culture series: creating a culture of change part 2

September 27, 2019

written by
Barbara O Stephenson

creating change- part 2 creative solutions

It’s time to come up with a plan, now that you’ve got the right attitude as discussed in change part 1. We all dream about our lives as children and there is no reason we can’t do that as adults. Get out of the box, be creative, look around you to see how other’s do things, read a book, take a class….whatever it takes to see yourself forward and create a sense of confidence that you can create change. Find your inspiration and use that to create your new future vision.


dream your solution

Focus on the behavior you want to alter and then image the ideal scenario.  For example, if you want people to start communicating with each other, then pinpoint on that. Have a goal in mind, even if it’s just a general one like “people speaking more to each other”.  And if you’re like me, you find that one goal often leads to another.

When making change the two best ways are either 1.  go big, wipe the slate clean, & make a massive change OR start with small changes that can be incorporated into the day. If you make them massive, people won’t have bad habits because you’ve basically just upended the world and they have to start from scratch. You can set new behaviors and mindsets more easily this way. You know your team, you should know what they can handle. Or you can pick small changes, create the goals for it, and then follow up daily. Figure out what you need, write them all down, and move on to the next step.

review your playing field

Next, review and understand your tools, allies, & roadblocks to be overcome. I don’t mean a roadblock like “Barbara is just anti-social”, that’s more of a problem, not a roadblock. A roadblock is “the system is set up so people don’t HAVE to talk to each other” and that’s what we’re going to work around. Gather all the tools at your disposal so you know how to brain map the next part out.

create concrete goals

Most people don’t like change because it makes them think. It makes things harder to do at first. So a very important part of creating a culture of change is that you need to also identify the benefits of your plan. Because you’re going to have to sell that. And if you don’t believe in it, the people around aren’t going to either. You have to be wholly committed to the benefit. Even if that benefit seems blatantly obvious to you, you’ll need to push it to see it to the end.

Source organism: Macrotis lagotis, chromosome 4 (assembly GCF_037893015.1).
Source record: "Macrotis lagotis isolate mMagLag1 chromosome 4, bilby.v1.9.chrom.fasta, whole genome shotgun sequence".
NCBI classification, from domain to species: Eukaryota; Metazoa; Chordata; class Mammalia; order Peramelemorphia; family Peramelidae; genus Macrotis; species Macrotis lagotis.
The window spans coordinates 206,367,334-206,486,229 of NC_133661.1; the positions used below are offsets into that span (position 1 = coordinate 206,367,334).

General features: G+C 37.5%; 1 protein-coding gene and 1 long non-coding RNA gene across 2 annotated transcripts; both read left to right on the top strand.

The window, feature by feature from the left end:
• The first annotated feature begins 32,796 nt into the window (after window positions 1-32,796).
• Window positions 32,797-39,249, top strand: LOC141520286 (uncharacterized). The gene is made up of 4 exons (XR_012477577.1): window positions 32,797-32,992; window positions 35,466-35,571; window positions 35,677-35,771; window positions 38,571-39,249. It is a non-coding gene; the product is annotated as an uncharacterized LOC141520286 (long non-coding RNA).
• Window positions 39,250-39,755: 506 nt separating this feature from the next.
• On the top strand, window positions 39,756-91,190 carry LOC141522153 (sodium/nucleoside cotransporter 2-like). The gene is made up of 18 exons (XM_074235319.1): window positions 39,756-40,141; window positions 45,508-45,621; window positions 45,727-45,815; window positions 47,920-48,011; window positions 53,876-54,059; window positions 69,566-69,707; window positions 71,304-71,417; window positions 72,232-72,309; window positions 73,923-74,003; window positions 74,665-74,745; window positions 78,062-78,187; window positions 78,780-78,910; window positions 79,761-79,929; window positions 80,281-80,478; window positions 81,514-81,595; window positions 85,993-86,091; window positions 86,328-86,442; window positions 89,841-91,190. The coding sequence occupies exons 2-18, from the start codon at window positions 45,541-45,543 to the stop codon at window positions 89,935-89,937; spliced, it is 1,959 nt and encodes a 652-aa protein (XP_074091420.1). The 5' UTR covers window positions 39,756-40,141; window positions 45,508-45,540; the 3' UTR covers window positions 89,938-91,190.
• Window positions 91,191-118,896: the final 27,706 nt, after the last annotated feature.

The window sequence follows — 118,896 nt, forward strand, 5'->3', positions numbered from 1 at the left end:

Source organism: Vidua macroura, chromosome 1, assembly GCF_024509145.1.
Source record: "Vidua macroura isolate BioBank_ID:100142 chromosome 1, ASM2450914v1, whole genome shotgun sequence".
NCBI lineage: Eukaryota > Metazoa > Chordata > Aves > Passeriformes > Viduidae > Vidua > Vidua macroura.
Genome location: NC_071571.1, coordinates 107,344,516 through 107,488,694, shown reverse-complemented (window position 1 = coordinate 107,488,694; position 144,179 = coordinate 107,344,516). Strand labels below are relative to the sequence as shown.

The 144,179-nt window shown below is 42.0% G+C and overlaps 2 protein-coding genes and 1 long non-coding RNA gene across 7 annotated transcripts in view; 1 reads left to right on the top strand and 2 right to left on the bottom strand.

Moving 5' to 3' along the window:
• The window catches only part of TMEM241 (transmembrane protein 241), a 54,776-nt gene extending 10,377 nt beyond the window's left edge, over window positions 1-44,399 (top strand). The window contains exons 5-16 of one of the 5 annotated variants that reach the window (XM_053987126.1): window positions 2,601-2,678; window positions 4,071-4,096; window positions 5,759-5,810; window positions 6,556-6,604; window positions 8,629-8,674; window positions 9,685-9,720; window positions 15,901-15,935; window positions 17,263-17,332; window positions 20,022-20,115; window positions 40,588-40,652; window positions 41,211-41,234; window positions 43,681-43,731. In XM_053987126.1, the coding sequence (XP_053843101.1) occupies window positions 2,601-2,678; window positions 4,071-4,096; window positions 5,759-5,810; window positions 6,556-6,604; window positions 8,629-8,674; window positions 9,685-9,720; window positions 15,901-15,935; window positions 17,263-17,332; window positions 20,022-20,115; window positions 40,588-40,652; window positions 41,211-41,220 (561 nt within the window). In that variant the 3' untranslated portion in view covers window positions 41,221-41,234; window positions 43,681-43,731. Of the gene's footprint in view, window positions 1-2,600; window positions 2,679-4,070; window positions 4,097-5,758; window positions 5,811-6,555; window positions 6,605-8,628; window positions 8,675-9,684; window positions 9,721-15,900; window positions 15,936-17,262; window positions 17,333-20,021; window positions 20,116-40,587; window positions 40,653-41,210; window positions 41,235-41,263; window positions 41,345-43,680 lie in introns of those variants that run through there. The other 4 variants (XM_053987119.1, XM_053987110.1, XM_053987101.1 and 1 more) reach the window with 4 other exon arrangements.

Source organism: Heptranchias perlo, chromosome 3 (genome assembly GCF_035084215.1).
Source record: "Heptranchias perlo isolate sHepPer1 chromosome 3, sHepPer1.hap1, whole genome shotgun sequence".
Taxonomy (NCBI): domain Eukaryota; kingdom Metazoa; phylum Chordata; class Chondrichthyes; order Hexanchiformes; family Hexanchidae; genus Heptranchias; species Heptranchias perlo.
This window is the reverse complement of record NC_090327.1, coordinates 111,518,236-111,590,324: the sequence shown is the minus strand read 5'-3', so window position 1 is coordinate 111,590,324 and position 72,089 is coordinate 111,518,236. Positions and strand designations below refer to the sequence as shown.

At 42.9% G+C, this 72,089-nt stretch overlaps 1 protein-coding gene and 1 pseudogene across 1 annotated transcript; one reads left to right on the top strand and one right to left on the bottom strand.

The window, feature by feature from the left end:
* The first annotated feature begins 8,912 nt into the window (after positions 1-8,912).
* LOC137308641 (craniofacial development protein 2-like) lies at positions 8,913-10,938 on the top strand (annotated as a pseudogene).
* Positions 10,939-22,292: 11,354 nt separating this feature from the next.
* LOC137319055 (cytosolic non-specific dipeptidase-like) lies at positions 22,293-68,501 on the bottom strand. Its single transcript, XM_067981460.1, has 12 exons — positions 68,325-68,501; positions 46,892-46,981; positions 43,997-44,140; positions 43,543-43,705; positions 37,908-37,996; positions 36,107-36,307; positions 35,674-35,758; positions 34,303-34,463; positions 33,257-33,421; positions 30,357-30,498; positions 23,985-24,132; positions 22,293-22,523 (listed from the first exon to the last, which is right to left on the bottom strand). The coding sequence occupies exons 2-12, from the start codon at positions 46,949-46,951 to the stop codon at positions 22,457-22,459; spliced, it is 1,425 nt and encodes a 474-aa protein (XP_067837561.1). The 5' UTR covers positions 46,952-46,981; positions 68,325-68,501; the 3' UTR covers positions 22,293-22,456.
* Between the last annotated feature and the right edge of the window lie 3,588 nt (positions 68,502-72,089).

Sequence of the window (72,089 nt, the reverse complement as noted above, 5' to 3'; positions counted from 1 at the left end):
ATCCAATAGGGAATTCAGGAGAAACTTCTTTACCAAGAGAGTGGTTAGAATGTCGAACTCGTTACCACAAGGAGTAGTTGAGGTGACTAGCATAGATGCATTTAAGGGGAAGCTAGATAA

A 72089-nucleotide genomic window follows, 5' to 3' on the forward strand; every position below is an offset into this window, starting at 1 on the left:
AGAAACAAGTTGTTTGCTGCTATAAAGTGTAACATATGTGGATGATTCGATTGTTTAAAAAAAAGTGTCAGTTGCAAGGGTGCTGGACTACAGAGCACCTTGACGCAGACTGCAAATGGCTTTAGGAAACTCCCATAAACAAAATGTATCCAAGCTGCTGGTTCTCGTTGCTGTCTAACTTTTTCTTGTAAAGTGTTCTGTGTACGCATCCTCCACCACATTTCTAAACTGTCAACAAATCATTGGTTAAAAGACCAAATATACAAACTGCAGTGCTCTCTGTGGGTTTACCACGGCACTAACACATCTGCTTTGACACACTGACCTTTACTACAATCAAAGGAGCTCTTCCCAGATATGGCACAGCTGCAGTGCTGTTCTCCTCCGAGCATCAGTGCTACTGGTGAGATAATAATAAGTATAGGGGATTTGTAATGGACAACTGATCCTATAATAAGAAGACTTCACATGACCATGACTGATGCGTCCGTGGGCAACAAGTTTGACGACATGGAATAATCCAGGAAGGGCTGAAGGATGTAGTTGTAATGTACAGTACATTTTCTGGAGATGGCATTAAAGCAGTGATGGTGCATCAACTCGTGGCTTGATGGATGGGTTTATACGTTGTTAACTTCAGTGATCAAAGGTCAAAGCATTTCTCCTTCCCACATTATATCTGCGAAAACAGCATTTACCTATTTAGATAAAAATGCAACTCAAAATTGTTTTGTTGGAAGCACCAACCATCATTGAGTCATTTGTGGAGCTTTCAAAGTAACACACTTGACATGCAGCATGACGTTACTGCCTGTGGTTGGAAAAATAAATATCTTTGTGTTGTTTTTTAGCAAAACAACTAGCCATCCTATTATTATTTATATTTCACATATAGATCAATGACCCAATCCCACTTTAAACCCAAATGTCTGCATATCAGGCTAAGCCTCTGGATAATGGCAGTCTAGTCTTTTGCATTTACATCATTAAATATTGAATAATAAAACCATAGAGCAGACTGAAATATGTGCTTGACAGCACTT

sketch out milestones

Your roadmap and goals should be placed on a loose timeline. Once you have the beginning and the end, you add the parts in the middle. Start big and add detail. If you worry about the details first, you won’t be able to see the bigger picture. Chunk out the tasks and responsibilities as you see them.

Once you have an idea of the timeline, add some lower-level details. Don’t get bogged down cataloging every single behavior that goes into change and then outlining them in a powerpoint presentation. You’ll make the problem into something bigger than it really is, you risk creating a sense of powerlessness, and you’re once again focusing on the negative. We want change to happen because people want to change, not because they are forced into it.

warning ahead

Be aware of falling too much in love with this process/ your plan / your dreams because change planning never happens in a bubble. Don’t get attached to any dates at this point if at all possible. True change requires flexibility and adjustment, which is why we talk about keeping yourself ‘open’ instead of ‘fixed’. Sometimes, you have to have a fixed end and in that case, give yourself as much time at the end as possible for revisions and adjustments to your plan.

Part 3 Next up, Busting the Bubble by Listening